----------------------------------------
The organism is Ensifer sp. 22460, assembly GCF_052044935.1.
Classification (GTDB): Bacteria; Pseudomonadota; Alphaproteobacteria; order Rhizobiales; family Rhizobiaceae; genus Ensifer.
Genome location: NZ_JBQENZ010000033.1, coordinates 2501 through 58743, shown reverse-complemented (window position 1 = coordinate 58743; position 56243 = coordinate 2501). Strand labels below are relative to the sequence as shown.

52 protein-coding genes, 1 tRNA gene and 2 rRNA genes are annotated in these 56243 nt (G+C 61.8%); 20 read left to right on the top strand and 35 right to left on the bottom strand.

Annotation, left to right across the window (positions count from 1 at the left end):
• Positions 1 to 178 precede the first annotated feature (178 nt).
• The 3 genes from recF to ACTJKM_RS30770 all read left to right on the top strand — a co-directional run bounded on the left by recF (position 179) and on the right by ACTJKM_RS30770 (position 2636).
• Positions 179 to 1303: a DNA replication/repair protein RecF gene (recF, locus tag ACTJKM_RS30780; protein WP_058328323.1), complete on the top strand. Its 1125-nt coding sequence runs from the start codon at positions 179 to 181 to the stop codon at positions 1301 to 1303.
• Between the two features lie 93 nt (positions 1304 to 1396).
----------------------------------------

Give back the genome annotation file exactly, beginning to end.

The organism is Ensifer sp. 22460, assembly GCF_052044935.1.
Classification (GTDB): Bacteria; Pseudomonadota; Alphaproteobacteria; order Rhizobiales; family Rhizobiaceae; genus Ensifer.
Genome location: NZ_JBQENZ010000033.1, coordinates 2501 through 58743, shown reverse-complemented (window position 1 = coordinate 58743; position 56243 = coordinate 2501). Strand labels below are relative to the sequence as shown.

52 protein-coding genes, 1 tRNA gene and 2 rRNA genes are annotated in these 56243 nt (G+C 61.8%); 20 read left to right on the top strand and 35 right to left on the bottom strand.

Annotation, left to right across the window (positions count from 1 at the left end):
• Positions 1 to 178 precede the first annotated feature (178 nt).
• The 3 genes from recF to ACTJKM_RS30770 all read left to right on the top strand — a co-directional run bounded on the left by recF (position 179) and on the right by ACTJKM_RS30770 (position 2636).
• Positions 179 to 1303: a DNA replication/repair protein RecF gene (recF, locus tag ACTJKM_RS30780; protein WP_058328323.1), complete on the top strand. Its 1125-nt coding sequence runs from the start codon at positions 179 to 181 to the stop codon at positions 1301 to 1303.
• Between the two features lie 93 nt (positions 1304 to 1396).